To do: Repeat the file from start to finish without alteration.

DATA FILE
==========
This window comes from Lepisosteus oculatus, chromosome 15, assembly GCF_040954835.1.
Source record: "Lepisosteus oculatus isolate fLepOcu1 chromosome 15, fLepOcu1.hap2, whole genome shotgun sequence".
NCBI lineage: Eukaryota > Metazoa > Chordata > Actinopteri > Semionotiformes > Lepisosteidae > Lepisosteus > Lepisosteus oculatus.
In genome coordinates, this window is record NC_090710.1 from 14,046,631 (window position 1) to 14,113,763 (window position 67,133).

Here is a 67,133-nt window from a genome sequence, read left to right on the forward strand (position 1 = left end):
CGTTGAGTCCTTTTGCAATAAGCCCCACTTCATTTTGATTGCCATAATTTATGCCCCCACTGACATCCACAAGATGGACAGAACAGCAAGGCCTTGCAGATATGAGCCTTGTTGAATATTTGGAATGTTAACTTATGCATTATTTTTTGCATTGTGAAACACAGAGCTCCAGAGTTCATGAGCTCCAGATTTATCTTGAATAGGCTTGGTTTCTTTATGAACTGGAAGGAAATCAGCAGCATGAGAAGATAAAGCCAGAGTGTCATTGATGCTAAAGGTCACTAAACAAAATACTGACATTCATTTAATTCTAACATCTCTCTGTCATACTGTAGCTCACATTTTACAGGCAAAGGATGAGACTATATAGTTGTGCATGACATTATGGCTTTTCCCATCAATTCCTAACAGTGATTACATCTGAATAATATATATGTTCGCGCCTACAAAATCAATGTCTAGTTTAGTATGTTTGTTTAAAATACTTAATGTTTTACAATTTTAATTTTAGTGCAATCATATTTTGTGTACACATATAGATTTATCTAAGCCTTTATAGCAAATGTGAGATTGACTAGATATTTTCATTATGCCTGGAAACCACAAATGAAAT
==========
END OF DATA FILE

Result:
This window comes from Lepisosteus oculatus, chromosome 15, assembly GCF_040954835.1.
Source record: "Lepisosteus oculatus isolate fLepOcu1 chromosome 15, fLepOcu1.hap2, whole genome shotgun sequence".
NCBI lineage: Eukaryota > Metazoa > Chordata > Actinopteri > Semionotiformes > Lepisosteidae > Lepisosteus > Lepisosteus oculatus.
In genome coordinates, this window is record NC_090710.1 from 14,046,631 (window position 1) to 14,113,763 (window position 67,133).

Here is a 67,133-nt window from a genome sequence, read left to right on the forward strand (position 1 = left end):
CGTTGAGTCCTTTTGCAATAAGCCCCACTTCATTTTGATTGCCATAATTTATGCCCCCACTGACATCCACAAGATGGACAGAACAGCAAGGCCTTGCAGATATGAGCCTTGTTGAATATTTGGAATGTTAACTTATGCATTATTTTTTGCATTGTGAAACACAGAGCTCCAGAGTTCATGAGCTCCAGATTTATCTTGAATAGGCTTGGTTTCTTTATGAACTGGAAGGAAATCAGCAGCATGAGAAGATAAAGCCAGAGTGTCATTGATGCTAAAGGTCACTAAACAAAATACTGACATTCATTTAATTCTAACATCTCTCTGTCATACTGTAGCTCACATTTTACAGGCAAAGGATGAGACTATATAGTTGTGCATGACATTATGGCTTTTCCCATCAATTCCTAACAGTGATTACATCTGAATAATATATATGTTCGCGCCTACAAAATCAATGTCTAGTTTAGTATGTTTGTTTAAAATACTTAATGTTTTACAATTTTAATTTTAGTGCAATCATATTTTGTGTACACATATAGATTTATCTAAGCCTTTATAGCAAATGTGAGATTGACTAGATATTTTCATTATGCCTGGAAACCACAAATGAAAT